Defaults and Attention: The Drop Out Effect
When choice options are complex, policy makers may seek to reduce decision making errors by making a high quality option the default. We show that this positive effect is at risk because such a policy creates incentives for decision makers to "drop out" by paying no attention to the decision and accepting the default sight unseen. Using decision time as a proxy for attention, we confirm the importance of this effect in an experimental setting. A key challenge for policy makers is to measure, and if possible mitigate, such drop out behavior in the field.
|Date of creation:||Apr 2012|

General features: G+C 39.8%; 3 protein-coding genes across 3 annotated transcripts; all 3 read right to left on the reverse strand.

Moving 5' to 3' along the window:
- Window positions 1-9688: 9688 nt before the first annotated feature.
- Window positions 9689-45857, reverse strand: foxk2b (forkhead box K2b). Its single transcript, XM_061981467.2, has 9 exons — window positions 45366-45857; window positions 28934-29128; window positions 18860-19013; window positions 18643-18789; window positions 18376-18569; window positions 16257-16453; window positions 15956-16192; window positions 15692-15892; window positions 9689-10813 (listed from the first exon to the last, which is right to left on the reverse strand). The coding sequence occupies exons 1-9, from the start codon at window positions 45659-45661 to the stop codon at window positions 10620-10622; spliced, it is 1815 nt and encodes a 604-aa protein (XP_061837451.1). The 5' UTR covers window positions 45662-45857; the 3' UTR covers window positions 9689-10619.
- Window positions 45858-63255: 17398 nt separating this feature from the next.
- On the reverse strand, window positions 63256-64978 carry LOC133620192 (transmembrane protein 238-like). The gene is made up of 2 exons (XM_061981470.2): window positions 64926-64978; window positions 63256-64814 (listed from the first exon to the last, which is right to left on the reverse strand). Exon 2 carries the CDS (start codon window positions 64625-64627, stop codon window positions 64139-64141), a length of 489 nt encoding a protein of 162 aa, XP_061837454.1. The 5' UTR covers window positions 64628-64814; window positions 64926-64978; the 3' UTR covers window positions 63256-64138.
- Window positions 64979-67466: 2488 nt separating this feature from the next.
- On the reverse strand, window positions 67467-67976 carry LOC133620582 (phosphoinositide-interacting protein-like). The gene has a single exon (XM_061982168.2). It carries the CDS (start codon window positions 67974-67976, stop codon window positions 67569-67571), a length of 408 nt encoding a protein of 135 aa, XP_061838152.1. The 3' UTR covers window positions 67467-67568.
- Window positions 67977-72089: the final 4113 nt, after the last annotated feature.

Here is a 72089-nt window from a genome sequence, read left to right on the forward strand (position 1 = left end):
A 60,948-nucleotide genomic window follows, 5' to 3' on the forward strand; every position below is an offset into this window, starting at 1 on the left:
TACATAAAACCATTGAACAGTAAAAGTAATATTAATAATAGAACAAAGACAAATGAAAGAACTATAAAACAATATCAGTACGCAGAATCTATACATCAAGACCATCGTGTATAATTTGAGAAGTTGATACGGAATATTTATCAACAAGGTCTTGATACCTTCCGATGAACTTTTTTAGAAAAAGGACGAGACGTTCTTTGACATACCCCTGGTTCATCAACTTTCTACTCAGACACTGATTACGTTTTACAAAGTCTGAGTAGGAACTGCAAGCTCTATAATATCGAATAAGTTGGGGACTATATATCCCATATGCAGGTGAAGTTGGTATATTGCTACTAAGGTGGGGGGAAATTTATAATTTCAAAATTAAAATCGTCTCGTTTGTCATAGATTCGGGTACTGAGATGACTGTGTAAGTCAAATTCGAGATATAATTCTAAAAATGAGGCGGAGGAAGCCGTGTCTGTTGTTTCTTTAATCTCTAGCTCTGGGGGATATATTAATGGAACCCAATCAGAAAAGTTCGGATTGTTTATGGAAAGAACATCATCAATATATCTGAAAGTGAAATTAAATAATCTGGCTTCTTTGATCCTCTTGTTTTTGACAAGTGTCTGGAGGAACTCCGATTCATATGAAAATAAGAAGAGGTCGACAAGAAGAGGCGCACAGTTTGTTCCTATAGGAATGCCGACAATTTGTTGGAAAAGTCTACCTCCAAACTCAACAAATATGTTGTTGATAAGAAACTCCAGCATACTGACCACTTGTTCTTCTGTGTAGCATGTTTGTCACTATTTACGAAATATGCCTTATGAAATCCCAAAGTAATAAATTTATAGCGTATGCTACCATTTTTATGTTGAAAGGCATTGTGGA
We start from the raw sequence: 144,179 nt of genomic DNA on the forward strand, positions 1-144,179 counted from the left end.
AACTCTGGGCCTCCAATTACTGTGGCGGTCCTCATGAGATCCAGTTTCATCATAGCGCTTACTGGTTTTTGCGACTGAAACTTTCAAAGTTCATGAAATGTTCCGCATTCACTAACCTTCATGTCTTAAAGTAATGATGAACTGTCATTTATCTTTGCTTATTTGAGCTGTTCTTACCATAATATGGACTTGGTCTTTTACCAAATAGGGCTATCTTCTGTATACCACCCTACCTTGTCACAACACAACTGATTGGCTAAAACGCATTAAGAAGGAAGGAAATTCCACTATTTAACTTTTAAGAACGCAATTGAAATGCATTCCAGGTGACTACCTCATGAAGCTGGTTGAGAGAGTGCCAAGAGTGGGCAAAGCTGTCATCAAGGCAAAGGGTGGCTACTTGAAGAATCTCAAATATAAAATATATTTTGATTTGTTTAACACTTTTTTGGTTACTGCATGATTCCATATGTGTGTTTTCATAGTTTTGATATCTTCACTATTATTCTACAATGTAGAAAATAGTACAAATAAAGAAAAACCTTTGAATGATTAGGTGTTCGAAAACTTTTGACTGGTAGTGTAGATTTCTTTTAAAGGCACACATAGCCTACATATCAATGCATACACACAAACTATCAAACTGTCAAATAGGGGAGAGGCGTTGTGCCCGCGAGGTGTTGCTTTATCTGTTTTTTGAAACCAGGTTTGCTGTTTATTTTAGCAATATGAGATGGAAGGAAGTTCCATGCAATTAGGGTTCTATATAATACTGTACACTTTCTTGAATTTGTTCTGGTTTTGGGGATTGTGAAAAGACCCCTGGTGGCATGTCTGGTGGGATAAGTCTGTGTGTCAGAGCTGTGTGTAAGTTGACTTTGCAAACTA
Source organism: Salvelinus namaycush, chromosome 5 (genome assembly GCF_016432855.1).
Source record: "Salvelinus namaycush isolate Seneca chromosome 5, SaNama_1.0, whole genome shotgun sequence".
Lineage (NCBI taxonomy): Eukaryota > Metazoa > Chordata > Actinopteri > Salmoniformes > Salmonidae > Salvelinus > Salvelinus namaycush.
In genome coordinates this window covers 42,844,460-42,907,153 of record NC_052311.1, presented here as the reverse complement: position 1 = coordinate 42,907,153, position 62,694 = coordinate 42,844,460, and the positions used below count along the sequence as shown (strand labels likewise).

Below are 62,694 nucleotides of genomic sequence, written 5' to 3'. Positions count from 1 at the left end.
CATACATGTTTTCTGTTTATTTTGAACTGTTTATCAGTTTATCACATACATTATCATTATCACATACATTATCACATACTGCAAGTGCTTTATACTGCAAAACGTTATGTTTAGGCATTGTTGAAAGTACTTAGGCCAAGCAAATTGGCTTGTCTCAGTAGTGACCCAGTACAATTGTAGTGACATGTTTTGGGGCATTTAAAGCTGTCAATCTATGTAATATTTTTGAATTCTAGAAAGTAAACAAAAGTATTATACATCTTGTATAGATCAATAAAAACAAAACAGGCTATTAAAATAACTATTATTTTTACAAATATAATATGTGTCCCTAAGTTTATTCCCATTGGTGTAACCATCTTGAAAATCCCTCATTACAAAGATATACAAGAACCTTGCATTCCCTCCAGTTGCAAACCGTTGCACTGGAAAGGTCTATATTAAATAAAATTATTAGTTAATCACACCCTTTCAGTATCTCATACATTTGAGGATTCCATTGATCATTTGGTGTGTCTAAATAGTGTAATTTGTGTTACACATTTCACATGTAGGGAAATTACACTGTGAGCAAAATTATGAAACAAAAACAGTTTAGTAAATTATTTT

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- James Choi & David Laibson & Brigitte Madrian & Andrew Metrick, 2005.
"Optimal Defaults and Active Decisions,"
666156000000000488, UCLA Department of Economics.
- Gabriel D. Carroll & James J. Choi & David Laibson & Brigitte Madrian & Andrew Metrick, 2005. "Optimal Defaults and Active Decisions," NBER Working Papers 11074, National Bureau of Economic Research, Inc.
- Carroll, Gabriel D. & Choi, James J. & Laibson, David I. & Madrian, Brigitte & Metrick, Andrew, 2009. "Optimal Defaults and Active Decisions," Scholarly Articles 4686776, Harvard University Department of Economics.
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"Thinking Ahead: The Decision Problem,"
NBER Working Papers
11867, National Bureau of Economic Research, Inc.
- Ariel Rubinstein, 2007. "Instinctive and Cognitive Reasoning: Response Times Study," Levine's Bibliography 321307000000001011, UCLA Department of Economics.
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